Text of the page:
Event Name Sermon given at Matins on the Tenth Sunday after Trinity 2016
Start Date 31st Jul 2016 10:00am
Description

The Reverend David Stanton, Canon in Residence

During this month of July my sermons are based on secular books that help us to explore both faith and Christian living. This morning I shall be speaking about a classic book by Hermann Hesse, Narcissus and Goldmund. I think this is by far his most beautiful novel, and its also a rather good story.

In the writings of Hermann Hesse, we find a constant preoccupation with the questions of religion and faith. He was born into a strict Protestant family, both his parents were missionaries in India, and against whose rigour and severity he soon rebelled. His father's attempt to use religious education to bring him into line caused him to become increasingly estranged from Christianity.

Perhaps against all the odds, he managed to keep his faith but he came to believe in a 'religion outside, between and above confessions, which is indestructible.' Perhaps because of this, he always took a rather sceptical view of dogmas and teachings. In the end he came to conclusion that 'one religion is as good as another'.

The setting for this book is 14th century Germany during the plague years of the Black Death. Its a remarkable tale about two young men. One devoted to the religious life and the other to a more decadent, artistic life. Hesse's novel explores their characters and ideals; one quietly content with his religion and monastic life, and the other in fervent search of a more worldly salvation.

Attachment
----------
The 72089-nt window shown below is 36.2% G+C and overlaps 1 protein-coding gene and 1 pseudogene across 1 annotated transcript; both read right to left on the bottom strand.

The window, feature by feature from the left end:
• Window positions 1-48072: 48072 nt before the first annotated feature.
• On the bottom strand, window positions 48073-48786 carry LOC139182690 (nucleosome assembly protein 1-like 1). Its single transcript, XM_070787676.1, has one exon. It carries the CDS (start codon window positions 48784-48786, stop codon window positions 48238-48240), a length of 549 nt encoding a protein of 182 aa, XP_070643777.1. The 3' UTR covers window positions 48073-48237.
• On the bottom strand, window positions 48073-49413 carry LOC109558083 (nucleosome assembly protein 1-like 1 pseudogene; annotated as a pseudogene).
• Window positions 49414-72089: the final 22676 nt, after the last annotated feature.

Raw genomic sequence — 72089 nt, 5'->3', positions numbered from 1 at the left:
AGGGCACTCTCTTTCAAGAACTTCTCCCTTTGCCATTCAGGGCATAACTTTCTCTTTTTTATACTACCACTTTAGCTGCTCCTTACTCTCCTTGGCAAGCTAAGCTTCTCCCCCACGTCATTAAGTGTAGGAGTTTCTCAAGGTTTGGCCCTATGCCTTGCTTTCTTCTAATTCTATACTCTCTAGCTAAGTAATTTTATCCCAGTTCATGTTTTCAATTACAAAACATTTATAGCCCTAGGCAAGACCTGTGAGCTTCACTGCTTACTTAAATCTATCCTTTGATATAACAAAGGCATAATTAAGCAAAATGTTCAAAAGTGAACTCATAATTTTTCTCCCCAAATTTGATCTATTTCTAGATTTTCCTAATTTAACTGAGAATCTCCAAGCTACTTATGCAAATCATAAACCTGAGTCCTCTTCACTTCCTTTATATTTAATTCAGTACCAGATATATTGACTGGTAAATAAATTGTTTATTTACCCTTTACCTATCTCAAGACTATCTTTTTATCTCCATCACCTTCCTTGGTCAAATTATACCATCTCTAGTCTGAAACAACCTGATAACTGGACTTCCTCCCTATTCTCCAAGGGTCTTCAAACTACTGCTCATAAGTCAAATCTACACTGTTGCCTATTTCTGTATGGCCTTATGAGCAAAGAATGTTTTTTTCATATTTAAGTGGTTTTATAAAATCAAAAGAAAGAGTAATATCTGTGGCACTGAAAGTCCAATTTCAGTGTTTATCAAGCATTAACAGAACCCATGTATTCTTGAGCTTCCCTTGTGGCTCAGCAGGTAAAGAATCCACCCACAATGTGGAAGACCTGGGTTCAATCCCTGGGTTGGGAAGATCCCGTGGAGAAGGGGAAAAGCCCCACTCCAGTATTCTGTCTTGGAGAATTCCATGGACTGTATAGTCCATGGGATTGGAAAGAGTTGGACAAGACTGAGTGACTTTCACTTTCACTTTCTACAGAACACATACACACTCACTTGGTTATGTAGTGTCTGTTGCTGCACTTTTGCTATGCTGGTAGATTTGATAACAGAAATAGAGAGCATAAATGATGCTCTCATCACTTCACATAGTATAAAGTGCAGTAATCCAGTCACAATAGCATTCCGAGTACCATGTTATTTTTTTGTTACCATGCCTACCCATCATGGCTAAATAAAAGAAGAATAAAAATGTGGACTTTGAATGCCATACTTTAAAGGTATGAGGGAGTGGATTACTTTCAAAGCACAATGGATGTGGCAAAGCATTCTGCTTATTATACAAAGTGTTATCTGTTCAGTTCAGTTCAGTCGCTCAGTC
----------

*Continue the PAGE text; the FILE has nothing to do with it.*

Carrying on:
This conflict between flesh and spirit, between emotion and contemplative, was a life study for Hesse. The worldly Goldmund has no mother, and his rather austere father leaves him at the monastery to be educated. He meets Narcissus, a handsome, ascetic young novice monk, who takes him under his wing, but senses something is very wrong with the young man and tries to help him.

Goldmund's subsequent wanderings take him on fantastic adventures and ultimately to finding himself. Narcissus, too, must discover himself, but not in the way he had expected. The novel follows them through adulthood, and Hesse examines the spiritual approach to life as opposed to the more physical approach, and in the end finds them both wanting. Narcissus and Goldmund strive for the meaning of life through the sacred and the profane. They offer very different approaches.

The novel is a philosophical and allegorical story of the friendship between two exact opposites. One staying in the medieval monastery to follow his vocation, and the other becoming a vagabond who wanders all over the country from trouble to trouble, and love affair to love affair. The two are almost personifications of opposites, continually thinking of each other, and enriching each other through their very different perspectives on life.

I wonder if any of you have had the opportunity to undergo a Myers-Briggs questionnaire? Its all about indicating psychological preferences in how people see the world and make decisions. At the end you come out as one of 16 types referred to by an abbreviation of four letters. For example: INFJ: Introversion, Intuition, Feeling, Judging.

Narcissus strikes me as an INTJ (introversion, intuition, thinking, judging). He's a scholar with the ability to see through the surface of a character to the inner being.
Goldmund on the other hand, is a far more extrovert character. He enjoys being with people. He is empathetic and emotional, in tune with his own feelings and the desires of others.